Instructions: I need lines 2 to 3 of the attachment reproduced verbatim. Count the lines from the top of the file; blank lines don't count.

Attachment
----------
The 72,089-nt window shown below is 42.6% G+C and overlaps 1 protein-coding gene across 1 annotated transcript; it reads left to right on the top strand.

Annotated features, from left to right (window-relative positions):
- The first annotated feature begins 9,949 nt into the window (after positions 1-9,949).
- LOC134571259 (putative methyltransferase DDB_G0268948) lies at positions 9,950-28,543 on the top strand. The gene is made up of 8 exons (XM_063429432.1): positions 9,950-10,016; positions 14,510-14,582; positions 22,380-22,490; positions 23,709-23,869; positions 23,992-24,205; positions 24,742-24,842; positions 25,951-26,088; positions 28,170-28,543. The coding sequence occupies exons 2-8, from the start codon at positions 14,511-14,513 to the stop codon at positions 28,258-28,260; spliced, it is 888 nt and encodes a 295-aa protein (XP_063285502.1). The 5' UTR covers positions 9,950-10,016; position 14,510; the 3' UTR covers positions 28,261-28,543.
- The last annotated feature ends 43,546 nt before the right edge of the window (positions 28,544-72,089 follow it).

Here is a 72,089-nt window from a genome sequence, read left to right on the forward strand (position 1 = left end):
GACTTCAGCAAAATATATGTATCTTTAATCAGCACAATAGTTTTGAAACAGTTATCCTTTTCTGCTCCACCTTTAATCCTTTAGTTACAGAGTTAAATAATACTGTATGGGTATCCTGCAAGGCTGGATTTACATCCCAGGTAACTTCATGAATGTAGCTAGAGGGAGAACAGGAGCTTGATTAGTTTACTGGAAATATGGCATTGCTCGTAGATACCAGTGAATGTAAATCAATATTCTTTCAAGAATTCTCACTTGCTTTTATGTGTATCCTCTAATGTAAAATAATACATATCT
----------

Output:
Annotated features, from left to right (window-relative positions):
- The first annotated feature begins 9,949 nt into the window (after positions 1-9,949).